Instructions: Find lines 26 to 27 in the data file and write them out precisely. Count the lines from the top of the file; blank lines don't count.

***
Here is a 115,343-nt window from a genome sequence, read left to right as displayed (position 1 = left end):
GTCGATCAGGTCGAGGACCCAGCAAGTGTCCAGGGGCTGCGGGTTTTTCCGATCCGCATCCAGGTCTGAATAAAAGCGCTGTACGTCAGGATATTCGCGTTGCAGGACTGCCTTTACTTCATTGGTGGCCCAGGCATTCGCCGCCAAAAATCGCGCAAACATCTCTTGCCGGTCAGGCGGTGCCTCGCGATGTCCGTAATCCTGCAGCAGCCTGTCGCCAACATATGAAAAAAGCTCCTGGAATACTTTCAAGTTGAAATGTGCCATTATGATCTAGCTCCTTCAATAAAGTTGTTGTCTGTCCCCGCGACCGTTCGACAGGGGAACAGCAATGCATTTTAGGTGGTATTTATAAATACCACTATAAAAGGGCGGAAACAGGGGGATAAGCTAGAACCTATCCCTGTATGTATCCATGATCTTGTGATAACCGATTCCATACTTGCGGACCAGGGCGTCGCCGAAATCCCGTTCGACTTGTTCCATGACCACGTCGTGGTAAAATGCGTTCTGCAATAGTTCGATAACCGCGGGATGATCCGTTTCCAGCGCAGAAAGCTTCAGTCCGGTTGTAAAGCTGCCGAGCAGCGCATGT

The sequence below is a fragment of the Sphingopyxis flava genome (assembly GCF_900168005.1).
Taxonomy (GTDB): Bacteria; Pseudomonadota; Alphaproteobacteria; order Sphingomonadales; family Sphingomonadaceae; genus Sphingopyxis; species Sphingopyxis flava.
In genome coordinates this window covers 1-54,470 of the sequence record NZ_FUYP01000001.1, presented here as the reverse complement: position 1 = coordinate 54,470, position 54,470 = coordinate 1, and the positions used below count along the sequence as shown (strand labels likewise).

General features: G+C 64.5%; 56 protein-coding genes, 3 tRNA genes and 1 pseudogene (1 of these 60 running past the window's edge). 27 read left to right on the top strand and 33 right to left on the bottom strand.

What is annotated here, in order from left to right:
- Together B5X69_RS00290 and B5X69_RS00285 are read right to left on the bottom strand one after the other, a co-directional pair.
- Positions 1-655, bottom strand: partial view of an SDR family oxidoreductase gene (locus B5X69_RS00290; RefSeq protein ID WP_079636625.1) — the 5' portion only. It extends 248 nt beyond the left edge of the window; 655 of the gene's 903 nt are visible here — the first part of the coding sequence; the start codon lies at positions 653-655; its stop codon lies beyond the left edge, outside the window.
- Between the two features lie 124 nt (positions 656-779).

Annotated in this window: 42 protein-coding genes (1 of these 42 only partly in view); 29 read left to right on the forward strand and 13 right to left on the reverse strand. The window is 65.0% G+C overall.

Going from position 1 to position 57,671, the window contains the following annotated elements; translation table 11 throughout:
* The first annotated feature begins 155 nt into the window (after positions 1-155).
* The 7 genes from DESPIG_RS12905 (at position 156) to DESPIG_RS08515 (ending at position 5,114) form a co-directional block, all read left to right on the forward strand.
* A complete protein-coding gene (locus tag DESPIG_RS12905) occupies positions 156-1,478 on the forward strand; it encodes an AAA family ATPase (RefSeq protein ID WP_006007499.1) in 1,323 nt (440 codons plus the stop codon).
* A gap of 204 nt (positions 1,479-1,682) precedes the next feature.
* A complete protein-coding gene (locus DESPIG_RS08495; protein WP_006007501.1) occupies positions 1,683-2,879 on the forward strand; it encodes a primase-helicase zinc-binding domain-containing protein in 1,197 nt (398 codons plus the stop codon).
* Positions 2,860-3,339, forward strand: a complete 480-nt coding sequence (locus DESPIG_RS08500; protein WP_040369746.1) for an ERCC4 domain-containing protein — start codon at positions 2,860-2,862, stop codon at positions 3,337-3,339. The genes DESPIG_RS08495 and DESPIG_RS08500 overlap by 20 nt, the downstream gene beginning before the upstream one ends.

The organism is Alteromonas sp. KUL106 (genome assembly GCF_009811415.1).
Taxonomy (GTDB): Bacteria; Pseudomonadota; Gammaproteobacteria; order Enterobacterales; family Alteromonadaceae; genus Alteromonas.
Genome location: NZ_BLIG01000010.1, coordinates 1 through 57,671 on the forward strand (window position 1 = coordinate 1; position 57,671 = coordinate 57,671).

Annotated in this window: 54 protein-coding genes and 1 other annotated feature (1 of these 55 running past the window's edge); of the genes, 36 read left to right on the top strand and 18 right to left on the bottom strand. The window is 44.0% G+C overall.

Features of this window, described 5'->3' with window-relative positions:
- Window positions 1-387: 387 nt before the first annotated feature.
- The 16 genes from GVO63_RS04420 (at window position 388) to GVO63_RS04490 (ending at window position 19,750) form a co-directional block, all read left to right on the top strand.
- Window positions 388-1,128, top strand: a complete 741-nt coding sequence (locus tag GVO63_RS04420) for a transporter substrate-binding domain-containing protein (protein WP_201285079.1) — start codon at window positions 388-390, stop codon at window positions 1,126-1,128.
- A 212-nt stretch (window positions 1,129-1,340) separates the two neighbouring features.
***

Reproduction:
- Window positions 388-1,128, top strand: a complete 741-nt coding sequence (locus tag GVO63_RS04420) for a transporter substrate-binding domain-containing protein (protein WP_201285079.1) — start codon at window positions 388-390, stop codon at window positions 1,126-1,128.
- A 212-nt stretch (window positions 1,129-1,340) separates the two neighbouring features.